US1674637A - Toy knockdown aeroplane - Google Patents

Toy knockdown aeroplane Download PDF

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US1674637A
US1674637A US235693A US23569327A US1674637A US 1674637 A US1674637 A US 1674637A US 235693 A US235693 A US 235693A US 23569327 A US23569327 A US 23569327A US 1674637 A US1674637 A US 1674637A
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member
fuselage
plane
toy
aeroplane
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US235693A
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Robert E Conway
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METALCRAFT CORP
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METALCRAFT CORP
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    • AHUMAN NECESSITIES
    • A63SPORTS; GAMES; AMUSEMENTS
    • A63HTOYS, e.g. TOPS, DOLLS, HOOPS, BUILDING BLOCKS
    • A63H27/00Toy aircraft; Other flying toys ; Starting or launching devices therefor
    • A63H27/001Making or assembling thereof, e.g. by folding

Description

June 26, 1928.

R. E. CONWAY TUY KNOCKDOWN AEROPLANE 2 Sheets-$heet 1 Filed Nov. 25, 1927 Arron/vars June 26, 1928.

R. E. CONWAY "IOY KNOCKDOWN AEROPLANE Filed Nov. 25,1927 2 Sheets-Sheet 2 //\/ve/vroe.a KOBE/2T 5. cO/VWAK 5/ W Whit Patented June 26, 1928.

UNlTED STATES PATENT OFFICE.

ROBERT E. CONWAY,,OF, HAMMOND, INDIANA, ASSIGNOR TO METALORAFT C0320- TIOIN, OFST. LOUIS, MISSOURI, A CORPORATION 01 MISSOURI.

TOY xnocxnown annornann.

Application filed November 25,1927. Serial No. 285,683.

This invention relates generally to toys, and more specifically to a toy comprising a plurality of separable partswhich ma be assembled to produce toy aeroplanes o various types, the predominantobject of the invention being to produce a toy which will' excite the interest and test the'mechanical ingenuity of a child and in this manner serve to entertain him while increasing his knowledge of aeroplanes and directing his ithoughts and activities ,along mechanical mes.

Briefly stated, the toy in its knock-down condition includes the various parts from which the toy aeroplanes are produced and all of the necessary bolts and nuts wh ch are used to secure the parts together.

By following the instruction sheet. which will accompany the toy, a child may construct, for instance, a bi-plane withthree engines, this type of aeroplane necessitating the use of all of the parts of which the toy is comprised; then by removing one aeroplanes, certain parts, a large number 0 Fig. 2;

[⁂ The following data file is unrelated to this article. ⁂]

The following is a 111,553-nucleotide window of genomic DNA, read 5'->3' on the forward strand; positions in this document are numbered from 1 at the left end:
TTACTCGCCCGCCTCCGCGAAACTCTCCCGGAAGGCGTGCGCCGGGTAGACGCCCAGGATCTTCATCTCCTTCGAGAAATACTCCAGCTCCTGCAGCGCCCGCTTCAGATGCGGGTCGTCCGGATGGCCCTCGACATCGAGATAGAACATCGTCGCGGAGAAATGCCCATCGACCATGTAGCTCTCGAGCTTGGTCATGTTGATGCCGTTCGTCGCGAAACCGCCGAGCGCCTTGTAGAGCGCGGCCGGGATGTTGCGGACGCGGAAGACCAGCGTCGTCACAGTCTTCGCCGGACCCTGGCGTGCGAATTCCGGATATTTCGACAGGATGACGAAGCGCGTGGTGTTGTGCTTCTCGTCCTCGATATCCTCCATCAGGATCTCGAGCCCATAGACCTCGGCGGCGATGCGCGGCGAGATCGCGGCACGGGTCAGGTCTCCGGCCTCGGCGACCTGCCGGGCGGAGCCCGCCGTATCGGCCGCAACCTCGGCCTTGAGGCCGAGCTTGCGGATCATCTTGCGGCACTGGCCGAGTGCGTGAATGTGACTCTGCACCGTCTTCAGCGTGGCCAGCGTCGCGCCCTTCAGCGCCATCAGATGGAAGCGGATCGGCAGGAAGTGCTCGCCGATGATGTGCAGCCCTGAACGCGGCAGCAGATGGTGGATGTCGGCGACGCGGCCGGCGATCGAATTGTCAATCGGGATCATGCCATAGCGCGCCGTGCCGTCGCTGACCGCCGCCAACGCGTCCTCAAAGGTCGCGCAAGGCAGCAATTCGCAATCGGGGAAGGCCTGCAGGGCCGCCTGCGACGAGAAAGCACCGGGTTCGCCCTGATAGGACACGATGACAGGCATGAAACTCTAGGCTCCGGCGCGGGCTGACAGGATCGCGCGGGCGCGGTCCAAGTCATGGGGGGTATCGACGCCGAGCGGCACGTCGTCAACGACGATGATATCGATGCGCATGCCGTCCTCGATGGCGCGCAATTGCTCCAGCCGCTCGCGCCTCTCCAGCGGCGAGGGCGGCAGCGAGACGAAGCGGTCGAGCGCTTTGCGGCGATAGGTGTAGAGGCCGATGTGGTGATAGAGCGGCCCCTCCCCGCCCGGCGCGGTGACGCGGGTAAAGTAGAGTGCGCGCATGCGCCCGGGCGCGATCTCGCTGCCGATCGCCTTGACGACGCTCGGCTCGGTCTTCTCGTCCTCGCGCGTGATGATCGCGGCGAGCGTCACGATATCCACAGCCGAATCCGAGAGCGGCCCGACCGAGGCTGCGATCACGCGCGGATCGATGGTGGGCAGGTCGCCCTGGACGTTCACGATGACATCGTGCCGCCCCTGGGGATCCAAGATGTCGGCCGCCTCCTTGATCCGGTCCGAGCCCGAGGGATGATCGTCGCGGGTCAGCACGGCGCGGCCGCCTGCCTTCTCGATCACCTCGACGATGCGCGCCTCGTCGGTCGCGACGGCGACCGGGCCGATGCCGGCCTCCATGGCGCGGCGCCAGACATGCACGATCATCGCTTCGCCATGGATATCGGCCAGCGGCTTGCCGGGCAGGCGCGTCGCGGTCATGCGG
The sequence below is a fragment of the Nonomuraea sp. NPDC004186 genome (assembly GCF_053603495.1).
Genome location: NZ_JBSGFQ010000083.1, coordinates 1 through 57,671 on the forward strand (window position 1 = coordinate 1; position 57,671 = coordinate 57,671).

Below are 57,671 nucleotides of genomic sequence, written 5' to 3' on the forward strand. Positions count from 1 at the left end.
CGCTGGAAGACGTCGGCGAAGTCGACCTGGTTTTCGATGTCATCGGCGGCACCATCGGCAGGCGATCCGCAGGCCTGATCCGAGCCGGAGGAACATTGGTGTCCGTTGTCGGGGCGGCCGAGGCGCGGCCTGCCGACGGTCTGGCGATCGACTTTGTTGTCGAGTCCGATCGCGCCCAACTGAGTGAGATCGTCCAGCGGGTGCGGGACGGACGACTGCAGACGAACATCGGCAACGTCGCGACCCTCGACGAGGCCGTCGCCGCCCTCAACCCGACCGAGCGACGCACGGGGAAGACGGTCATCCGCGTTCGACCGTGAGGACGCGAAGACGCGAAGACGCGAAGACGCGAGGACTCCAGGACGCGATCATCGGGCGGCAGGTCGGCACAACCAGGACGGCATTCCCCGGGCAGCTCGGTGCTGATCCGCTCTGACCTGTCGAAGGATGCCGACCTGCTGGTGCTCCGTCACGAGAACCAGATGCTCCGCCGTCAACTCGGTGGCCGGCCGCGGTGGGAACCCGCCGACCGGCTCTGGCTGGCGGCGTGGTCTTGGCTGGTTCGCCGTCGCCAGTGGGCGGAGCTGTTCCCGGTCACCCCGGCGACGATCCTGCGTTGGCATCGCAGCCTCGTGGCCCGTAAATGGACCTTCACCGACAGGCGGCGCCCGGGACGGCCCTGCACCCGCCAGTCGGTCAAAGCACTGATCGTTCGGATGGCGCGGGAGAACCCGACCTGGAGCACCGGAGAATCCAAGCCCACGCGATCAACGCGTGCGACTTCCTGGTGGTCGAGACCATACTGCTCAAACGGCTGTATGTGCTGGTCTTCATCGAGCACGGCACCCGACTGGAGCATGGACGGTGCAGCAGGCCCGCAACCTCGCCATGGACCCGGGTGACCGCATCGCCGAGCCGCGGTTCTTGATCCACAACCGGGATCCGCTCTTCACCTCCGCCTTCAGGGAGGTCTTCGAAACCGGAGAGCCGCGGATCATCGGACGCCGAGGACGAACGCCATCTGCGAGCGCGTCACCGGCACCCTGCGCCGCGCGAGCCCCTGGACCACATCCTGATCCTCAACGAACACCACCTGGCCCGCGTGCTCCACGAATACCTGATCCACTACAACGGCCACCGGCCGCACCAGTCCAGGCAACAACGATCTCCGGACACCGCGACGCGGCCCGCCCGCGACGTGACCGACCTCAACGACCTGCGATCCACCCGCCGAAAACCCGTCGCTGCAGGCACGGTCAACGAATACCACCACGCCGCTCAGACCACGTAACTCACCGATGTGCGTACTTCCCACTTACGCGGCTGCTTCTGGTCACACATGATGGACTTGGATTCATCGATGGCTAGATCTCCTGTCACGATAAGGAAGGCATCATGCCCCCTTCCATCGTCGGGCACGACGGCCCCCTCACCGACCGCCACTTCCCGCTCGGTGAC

' gined monoplane may structed whereby a of the planes from the bi-plane, a three-enbe produced; and by removing some of the parts representing the engines and propellers, a oneor two-engine bi-plane or monoplane may be produced.

position of certain of the parts of the toy so as to produce sea-planeswith pontoons attached thereto and bombers, certain of the parts which are used to represent parts of the engines in producing land planes being transposed and utilized to represent the ontoons of the sea-plane and the bombs o the bombers.

By eliminating from use certain of the parts of the toy and transposing, in'the organization of the parts producing the toy different types of aeroplanes ma be con-. toy is provi ed which serves as "a source of entertainment and instruction to the youthful user thereof.

Figure 1 is a front view of a three-engined bi-plane, the construction of which involves the use of all of the parts of my improved y;

Figure 2 is a view in sideelevat-ion of the toy aeroplane shown in Fig. 1;

Figure 3 is a section on line 3 -3 of Figure 4 is-a sectional view on an enlarged scale taken on the line 4-.-4 of Fig. 1;

Figure 5 is a similarview taken on the line 5-5 of Fig. 1;

Figure 6 is a view of the various parts V of my improved toy, duplicate parts being omitted;

Flgures 7 8 9, 10, 11, 12 and 13 are diagrammatical views 1llustrating various types of aeroplanes which may be constructed and bottom walls, and an nd wall which is located at the tail of the aeroplane. When the pair of members 1 are assembled to produce a fuselage, said members are arranged so that the edges of the top and'bottom walls and the edges of the end walls of the associated members 1 are in contact with each other, whereby a hollow body d is produced which is closed on all sides with the exception of the forward end,